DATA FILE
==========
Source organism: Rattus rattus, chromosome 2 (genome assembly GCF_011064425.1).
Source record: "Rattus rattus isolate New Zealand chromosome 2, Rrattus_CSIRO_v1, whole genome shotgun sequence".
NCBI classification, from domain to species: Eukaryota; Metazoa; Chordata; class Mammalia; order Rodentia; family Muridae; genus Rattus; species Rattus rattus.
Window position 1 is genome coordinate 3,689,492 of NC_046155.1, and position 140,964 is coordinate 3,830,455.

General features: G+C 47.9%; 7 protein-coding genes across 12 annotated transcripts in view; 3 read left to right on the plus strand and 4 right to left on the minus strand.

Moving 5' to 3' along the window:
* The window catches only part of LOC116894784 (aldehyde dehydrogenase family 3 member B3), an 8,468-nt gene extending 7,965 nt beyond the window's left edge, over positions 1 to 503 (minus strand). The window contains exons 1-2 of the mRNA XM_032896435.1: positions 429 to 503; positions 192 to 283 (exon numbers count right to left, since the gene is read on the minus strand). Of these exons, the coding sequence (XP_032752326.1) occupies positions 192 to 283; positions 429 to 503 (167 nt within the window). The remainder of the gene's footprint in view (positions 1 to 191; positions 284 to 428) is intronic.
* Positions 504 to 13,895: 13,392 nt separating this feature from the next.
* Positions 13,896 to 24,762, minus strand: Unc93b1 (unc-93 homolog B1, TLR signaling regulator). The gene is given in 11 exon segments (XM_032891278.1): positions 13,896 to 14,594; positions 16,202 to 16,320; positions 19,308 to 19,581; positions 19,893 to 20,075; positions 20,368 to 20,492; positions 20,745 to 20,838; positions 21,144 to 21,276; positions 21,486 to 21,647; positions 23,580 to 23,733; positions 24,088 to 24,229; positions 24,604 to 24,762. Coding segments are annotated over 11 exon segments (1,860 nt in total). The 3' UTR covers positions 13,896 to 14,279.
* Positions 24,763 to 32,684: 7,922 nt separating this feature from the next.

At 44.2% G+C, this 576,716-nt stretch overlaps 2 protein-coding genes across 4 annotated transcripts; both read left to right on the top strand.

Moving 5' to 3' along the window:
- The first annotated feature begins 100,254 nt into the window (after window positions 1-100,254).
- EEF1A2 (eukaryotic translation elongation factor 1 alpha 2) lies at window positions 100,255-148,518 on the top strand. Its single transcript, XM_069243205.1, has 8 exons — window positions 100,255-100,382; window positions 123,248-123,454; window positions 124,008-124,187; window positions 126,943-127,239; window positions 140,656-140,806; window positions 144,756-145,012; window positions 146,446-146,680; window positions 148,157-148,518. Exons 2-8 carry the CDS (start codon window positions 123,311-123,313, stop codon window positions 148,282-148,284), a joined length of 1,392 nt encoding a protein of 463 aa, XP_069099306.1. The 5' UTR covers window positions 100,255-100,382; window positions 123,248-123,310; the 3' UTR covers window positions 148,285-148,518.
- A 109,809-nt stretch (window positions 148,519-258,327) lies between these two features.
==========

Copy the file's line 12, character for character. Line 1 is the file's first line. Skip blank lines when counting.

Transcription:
Moving 5' to 3' along the window: